Emma Johnson is an award-winning business journalist, noted blogger, and bestselling author. A former Associated Press Financial Wire reporter and MSN Money columnist, Emma has written for the New York Times, Wall Street Journal, Forbes, Glamour,, U.S. News, Parenting, USA Today and others. Her #1 bestseller, The Kickass Single Mom (Penguin), was named to the New York Post's ‘Must Read” list.Emma regularly comments on issues of modern families, gender equality, divorce, sex and motherhood for outlets like CNN, Headline News, New York Times, Wall Street Journal, Fox & Friends, CNBC, NPR, TIME, MONEY, O, The Oprah Magazine and The Doctors. She was named Parents magazine’s “Best of the Web,” “Top 15 Personal Finance Podcasts” by U.S. News, and a “Most Eligible New Yorker” by New York Observer.A popular speaker, Emma presented at the United Nations Summit for Gender Equality. Read more about Emma here.  Find out Emma's top Single Mom Resources here.


  1. Jane on November 2, 2018 at 3:42 pm

    Oh my I love this so much. I am a recent single mother, and there is so much truth in this post.

  2. Sarah on November 13, 2017 at 8:41 am

    Maybe…and it’s just a thought don’t be a whore and you won’t have this problem. Dating doesn’t mean sleeping around.

    • Tor on July 19, 2018 at 9:58 am

      Well, that is rude.

  3. Steph on January 20, 2016 at 12:04 am

    This article totally resonates with me!!! I am a single mom who is dating and finding places to be alone is few and far between. My problem now, my teenage daughter has just started dating and I will not allow her to be alone in the car with the boy…..because I know all too well what happens in that car!!!! UGH, save me!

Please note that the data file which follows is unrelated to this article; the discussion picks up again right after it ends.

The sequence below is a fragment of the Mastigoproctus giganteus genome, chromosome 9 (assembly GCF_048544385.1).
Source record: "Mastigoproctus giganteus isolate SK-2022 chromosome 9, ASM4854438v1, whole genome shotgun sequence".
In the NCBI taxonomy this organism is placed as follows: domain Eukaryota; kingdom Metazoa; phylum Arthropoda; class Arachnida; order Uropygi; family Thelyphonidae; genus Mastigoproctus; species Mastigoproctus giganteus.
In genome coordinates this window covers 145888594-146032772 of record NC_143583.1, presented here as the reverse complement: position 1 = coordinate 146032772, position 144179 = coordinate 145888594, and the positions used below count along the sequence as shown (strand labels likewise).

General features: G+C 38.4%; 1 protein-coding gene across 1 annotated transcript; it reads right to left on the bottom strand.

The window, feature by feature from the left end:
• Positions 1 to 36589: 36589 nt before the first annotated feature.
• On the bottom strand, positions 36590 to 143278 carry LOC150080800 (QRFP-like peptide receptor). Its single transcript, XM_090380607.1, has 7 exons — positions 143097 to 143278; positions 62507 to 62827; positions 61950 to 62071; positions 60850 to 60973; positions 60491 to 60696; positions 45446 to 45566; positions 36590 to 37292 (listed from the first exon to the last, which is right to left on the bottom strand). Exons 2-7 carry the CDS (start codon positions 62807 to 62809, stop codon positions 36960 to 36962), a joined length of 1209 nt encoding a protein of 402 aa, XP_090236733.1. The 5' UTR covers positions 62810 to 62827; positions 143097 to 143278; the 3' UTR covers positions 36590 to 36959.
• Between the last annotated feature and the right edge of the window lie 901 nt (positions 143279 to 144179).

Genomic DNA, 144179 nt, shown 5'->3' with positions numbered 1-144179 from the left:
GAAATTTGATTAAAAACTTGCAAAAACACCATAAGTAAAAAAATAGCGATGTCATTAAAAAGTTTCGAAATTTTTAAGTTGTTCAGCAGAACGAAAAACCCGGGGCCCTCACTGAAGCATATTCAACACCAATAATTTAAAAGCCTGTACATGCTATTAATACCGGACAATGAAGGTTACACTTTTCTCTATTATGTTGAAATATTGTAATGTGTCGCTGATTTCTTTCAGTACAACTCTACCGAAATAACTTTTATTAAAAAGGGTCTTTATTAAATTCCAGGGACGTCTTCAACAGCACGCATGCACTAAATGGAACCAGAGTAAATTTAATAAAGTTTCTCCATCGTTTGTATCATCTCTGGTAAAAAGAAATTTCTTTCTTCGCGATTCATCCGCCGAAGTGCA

• Emma on January 20, 2016 at 8:03 am

      Hahah! Remember: It’s all natural.

  4. Iluvemma on October 22, 2015 at 6:44 pm

    You have opened the doors of my mental prison, Emma! I suspected this was the case. I know I’m right, now. You have validated my thoughts and feelings. The difference between us is that I’m still too uncomfortable to deal with any of this, but most especially how to deal with the family backlash of how I spend a Saturday night. My family SAYS they want me to date. But I’m not okay with having to answer any questions. And my teenage daughter fatty asked me to just postpone dating until she leaves home several years from now. My mom echoed that sentiment. At least now I know that other people also have to contend with family reactions. Good for you for charging ahead anyway. Maybe some day I will also.

    • Iluvemma on October 22, 2015 at 6:45 pm

      *teenage daughter FLATLY asked me

  5. Courthey Ludwig on October 22, 2015 at 12:07 pm

    I am in the same spot. Finances are just enough to cover expenses and a little bit extra for fun. Babysitters are expensive and the young ones have to be driven home. I tend to hold dates until the kids are at grandma’s or I have my oldest daughter home to watch the kids. My boys are at an impressionable age so I don’t like having guys over. Even a late night in/early morning out tends to not work. One kid still wakes up and interrupts :)

    • Emma on October 22, 2015 at 2:41 pm

      All so true :) Been there!

  6. Kelly on August 23, 2013 at 11:24 am